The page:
Publisher Perspective

This is me thinking as a publisher that would want to put this on shelves, know how to market it, etc. I’m trying not to come specifically from a Evil Hat perspective, but I’m sure some of that is in there.


A very cool part of this game is that it can be played asynchronously. Because all of the creative contributions made (locations, characters, the results of scenes) are recorded on the table, a player can add more things to the game (answering questions about existing aspects, building out new locations and characters, etc) on their own. We didn’t actually do this during the game, but I could see how this would have a lot of appeal for long running games where players could made contributions between sessions. Also, I think it would suit play-by-post or play-by-forum games very well, as some players have more time to invest in the game and the could use that time to create more content.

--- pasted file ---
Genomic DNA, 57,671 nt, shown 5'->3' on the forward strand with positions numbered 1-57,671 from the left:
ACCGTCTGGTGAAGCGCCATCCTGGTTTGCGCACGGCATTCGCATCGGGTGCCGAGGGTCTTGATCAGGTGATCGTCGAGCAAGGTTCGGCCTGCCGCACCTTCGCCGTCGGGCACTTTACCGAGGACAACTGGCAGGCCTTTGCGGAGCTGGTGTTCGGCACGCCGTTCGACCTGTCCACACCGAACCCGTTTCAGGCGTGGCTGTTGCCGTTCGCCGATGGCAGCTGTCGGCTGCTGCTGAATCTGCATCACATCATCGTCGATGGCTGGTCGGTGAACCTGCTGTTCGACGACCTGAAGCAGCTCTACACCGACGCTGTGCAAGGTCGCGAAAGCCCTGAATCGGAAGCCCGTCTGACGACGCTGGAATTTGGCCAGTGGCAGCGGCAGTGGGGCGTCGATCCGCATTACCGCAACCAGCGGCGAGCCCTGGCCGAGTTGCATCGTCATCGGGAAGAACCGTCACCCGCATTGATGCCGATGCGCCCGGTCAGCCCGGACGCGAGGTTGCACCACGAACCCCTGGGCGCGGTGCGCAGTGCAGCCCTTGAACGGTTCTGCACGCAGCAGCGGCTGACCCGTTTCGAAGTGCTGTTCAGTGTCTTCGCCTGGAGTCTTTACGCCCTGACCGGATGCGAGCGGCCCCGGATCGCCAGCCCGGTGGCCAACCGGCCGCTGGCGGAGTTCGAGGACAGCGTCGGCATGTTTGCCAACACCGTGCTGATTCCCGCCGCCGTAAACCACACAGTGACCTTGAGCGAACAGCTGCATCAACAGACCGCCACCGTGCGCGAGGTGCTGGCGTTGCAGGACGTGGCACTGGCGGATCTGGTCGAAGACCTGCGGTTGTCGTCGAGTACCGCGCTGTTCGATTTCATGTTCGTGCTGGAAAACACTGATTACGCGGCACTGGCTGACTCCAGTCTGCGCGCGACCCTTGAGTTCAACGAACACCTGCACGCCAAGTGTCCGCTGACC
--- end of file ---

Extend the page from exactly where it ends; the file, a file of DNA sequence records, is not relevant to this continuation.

There are some very smart choices in questions on the cards. Specifically choices that causes us to change our expectations. For instance when you define an antagonistic group, you’re reminded that they are still human and have to define a moment where they made a sacrifice to help you. Similarly when you create a group in need, you’re reminded that they also have their faults and are asked how they’ve hurt you. This breaks up a lot of stale caricatures that otherwise might be formed unintentionally.

I’m a big fan of the tableau of characters that are picked up and played as needed for the scene. Breaking down direct attachment between player and character can challenge investment (sometime we see the game through the avatar of our characters) but I think think the overall and longer term effect is to grow investment into the group as a whole and their predicament vs. investing heavily in your own character.


As I mentioned in the player experience the length of turns was long by RPG standards, and because contribution from other players wasn’t always an option (especially before there were scenes), it might be 30 minutes between one player taking a turn or being actively involved. This was particularly noticeable because one of the players was never in a scene, so in four hours of game play, she didn’t get a chance to embody any of the characters we created.